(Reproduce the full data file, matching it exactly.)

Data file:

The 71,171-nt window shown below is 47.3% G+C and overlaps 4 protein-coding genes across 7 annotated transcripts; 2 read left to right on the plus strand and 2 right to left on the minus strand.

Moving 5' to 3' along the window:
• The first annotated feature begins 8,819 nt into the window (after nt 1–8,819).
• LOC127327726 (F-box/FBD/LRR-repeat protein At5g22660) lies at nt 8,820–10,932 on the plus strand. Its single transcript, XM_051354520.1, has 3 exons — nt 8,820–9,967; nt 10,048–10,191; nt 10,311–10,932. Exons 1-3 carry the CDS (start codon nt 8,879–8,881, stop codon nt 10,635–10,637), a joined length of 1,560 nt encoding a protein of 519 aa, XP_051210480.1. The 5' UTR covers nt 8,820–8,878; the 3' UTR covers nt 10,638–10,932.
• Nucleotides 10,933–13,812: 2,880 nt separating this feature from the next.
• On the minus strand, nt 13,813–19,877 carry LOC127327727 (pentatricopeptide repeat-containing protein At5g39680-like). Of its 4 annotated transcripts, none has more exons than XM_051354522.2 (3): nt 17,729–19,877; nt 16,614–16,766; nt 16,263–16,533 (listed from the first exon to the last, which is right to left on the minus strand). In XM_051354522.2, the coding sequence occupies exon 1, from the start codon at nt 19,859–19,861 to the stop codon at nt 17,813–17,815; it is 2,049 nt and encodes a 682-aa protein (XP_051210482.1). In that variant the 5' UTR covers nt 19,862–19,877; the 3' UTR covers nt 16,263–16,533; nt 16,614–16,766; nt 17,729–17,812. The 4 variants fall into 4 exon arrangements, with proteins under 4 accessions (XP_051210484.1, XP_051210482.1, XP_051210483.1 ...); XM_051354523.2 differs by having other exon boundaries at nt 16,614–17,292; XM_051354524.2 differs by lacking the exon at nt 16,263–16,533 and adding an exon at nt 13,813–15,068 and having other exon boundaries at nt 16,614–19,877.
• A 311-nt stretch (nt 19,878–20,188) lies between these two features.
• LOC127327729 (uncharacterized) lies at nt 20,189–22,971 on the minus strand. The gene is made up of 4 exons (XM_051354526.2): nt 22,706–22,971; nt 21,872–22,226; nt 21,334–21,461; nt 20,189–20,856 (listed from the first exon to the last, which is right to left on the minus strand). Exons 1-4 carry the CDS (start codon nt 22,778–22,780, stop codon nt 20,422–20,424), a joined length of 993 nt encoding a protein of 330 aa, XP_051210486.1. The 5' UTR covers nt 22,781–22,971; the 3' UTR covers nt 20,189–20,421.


The 71,171-nt window shown below is 47.3% G+C and overlaps 4 protein-coding genes across 7 annotated transcripts; 2 read left to right on the plus strand and 2 right to left on the minus strand.

Moving 5' to 3' along the window:
• The first annotated feature begins 8,819 nt into the window (after nt 1–8,819).
• LOC127327726 (F-box/FBD/LRR-repeat protein At5g22660) lies at nt 8,820–10,932 on the plus strand. Its single transcript, XM_051354520.1, has 3 exons — nt 8,820–9,967; nt 10,048–10,191; nt 10,311–10,932. Exons 1-3 carry the CDS (start codon nt 8,879–8,881, stop codon nt 10,635–10,637), a joined length of 1,560 nt encoding a protein of 519 aa, XP_051210480.1. The 5' UTR covers nt 8,820–8,878; the 3' UTR covers nt 10,638–10,932.
• Nucleotides 10,933–13,812: 2,880 nt separating this feature from the next.
• On the minus strand, nt 13,813–19,877 carry LOC127327727 (pentatricopeptide repeat-containing protein At5g39680-like). Of its 4 annotated transcripts, none has more exons than XM_051354522.2 (3): nt 17,729–19,877; nt 16,614–16,766; nt 16,263–16,533 (listed from the first exon to the last, which is right to left on the minus strand). In XM_051354522.2, the coding sequence occupies exon 1, from the start codon at nt 19,859–19,861 to the stop codon at nt 17,813–17,815; it is 2,049 nt and encodes a 682-aa protein (XP_051210482.1). In that variant the 5' UTR covers nt 19,862–19,877; the 3' UTR covers nt 16,263–16,533; nt 16,614–16,766; nt 17,729–17,812. The 4 variants fall into 4 exon arrangements, with proteins under 4 accessions (XP_051210484.1, XP_051210482.1, XP_051210483.1 ...); XM_051354523.2 differs by having other exon boundaries at nt 16,614–17,292; XM_051354524.2 differs by lacking the exon at nt 16,263–16,533 and adding an exon at nt 13,813–15,068 and having other exon boundaries at nt 16,614–19,877.
• A 311-nt stretch (nt 19,878–20,188) lies between these two features.
• LOC127327729 (uncharacterized) lies at nt 20,189–22,971 on the minus strand. The gene is made up of 4 exons (XM_051354526.2): nt 22,706–22,971; nt 21,872–22,226; nt 21,334–21,461; nt 20,189–20,856 (listed from the first exon to the last, which is right to left on the minus strand). Exons 1-4 carry the CDS (start codon nt 22,778–22,780, stop codon nt 20,422–20,424), a joined length of 993 nt encoding a protein of 330 aa, XP_051210486.1. The 5' UTR covers nt 22,781–22,971; the 3' UTR covers nt 20,189–20,421.